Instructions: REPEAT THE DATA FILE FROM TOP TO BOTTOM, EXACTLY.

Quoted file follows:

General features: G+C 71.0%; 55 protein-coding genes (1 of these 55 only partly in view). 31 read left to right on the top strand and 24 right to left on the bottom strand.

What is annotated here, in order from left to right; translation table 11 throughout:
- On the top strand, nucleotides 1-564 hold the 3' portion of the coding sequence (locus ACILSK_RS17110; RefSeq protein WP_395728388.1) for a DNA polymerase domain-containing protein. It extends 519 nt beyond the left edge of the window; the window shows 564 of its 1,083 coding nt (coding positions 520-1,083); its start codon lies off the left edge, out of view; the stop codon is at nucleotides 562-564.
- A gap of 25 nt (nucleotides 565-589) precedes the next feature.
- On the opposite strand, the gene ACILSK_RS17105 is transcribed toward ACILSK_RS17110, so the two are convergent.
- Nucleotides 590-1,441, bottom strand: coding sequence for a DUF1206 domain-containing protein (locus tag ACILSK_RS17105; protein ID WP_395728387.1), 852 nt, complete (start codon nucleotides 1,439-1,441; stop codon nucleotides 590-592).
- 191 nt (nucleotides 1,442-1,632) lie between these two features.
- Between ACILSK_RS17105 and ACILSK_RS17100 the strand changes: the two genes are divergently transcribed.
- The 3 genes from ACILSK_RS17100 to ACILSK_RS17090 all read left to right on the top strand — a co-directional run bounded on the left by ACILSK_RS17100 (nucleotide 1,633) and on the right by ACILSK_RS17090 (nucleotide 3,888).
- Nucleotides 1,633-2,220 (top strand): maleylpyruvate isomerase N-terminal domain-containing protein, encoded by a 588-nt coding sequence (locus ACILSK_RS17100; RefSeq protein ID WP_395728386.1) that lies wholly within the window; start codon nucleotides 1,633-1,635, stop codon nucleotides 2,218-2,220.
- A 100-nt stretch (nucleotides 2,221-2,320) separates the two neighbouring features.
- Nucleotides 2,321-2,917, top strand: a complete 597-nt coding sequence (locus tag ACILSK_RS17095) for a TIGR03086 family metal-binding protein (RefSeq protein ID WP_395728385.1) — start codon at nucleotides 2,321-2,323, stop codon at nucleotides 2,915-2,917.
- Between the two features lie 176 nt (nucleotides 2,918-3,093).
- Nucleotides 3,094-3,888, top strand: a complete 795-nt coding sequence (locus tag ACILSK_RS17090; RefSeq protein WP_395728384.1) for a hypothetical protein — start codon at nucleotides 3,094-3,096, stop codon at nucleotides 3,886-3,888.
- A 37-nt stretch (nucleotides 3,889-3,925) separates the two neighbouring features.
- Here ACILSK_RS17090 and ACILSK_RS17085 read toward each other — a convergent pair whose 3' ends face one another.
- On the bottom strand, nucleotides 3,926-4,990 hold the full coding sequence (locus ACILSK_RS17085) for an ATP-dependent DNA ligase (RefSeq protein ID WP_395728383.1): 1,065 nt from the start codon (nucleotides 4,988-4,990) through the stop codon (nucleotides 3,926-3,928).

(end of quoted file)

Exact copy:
General features: G+C 71.0%; 55 protein-coding genes (1 of these 55 only partly in view). 31 read left to right on the top strand and 24 right to left on the bottom strand.

What is annotated here, in order from left to right; translation table 11 throughout:
- On the top strand, nucleotides 1-564 hold the 3' portion of the coding sequence (locus ACILSK_RS17110; RefSeq protein WP_395728388.1) for a DNA polymerase domain-containing protein. It extends 519 nt beyond the left edge of the window; the window shows 564 of its 1,083 coding nt (coding positions 520-1,083); its start codon lies off the left edge, out of view; the stop codon is at nucleotides 562-564.
- A gap of 25 nt (nucleotides 565-589) precedes the next feature.
- On the opposite strand, the gene ACILSK_RS17105 is transcribed toward ACILSK_RS17110, so the two are convergent.
- Nucleotides 590-1,441, bottom strand: coding sequence for a DUF1206 domain-containing protein (locus tag ACILSK_RS17105; protein ID WP_395728387.1), 852 nt, complete (start codon nucleotides 1,439-1,441; stop codon nucleotides 590-592).
- 191 nt (nucleotides 1,442-1,632) lie between these two features.
- Between ACILSK_RS17105 and ACILSK_RS17100 the strand changes: the two genes are divergently transcribed.
- The 3 genes from ACILSK_RS17100 to ACILSK_RS17090 all read left to right on the top strand — a co-directional run bounded on the left by ACILSK_RS17100 (nucleotide 1,633) and on the right by ACILSK_RS17090 (nucleotide 3,888).
- Nucleotides 1,633-2,220 (top strand): maleylpyruvate isomerase N-terminal domain-containing protein, encoded by a 588-nt coding sequence (locus ACILSK_RS17100; RefSeq protein ID WP_395728386.1) that lies wholly within the window; start codon nucleotides 1,633-1,635, stop codon nucleotides 2,218-2,220.
- A 100-nt stretch (nucleotides 2,221-2,320) separates the two neighbouring features.
- Nucleotides 2,321-2,917, top strand: a complete 597-nt coding sequence (locus tag ACILSK_RS17095) for a TIGR03086 family metal-binding protein (RefSeq protein ID WP_395728385.1) — start codon at nucleotides 2,321-2,323, stop codon at nucleotides 2,915-2,917.
- Between the two features lie 176 nt (nucleotides 2,918-3,093).
- Nucleotides 3,094-3,888, top strand: a complete 795-nt coding sequence (locus tag ACILSK_RS17090; RefSeq protein WP_395728384.1) for a hypothetical protein — start codon at nucleotides 3,094-3,096, stop codon at nucleotides 3,886-3,888.
- A 37-nt stretch (nucleotides 3,889-3,925) separates the two neighbouring features.
- Here ACILSK_RS17090 and ACILSK_RS17085 read toward each other — a convergent pair whose 3' ends face one another.
- On the bottom strand, nucleotides 3,926-4,990 hold the full coding sequence (locus ACILSK_RS17085) for an ATP-dependent DNA ligase (RefSeq protein ID WP_395728383.1): 1,065 nt from the start codon (nucleotides 4,988-4,990) through the stop codon (nucleotides 3,926-3,928).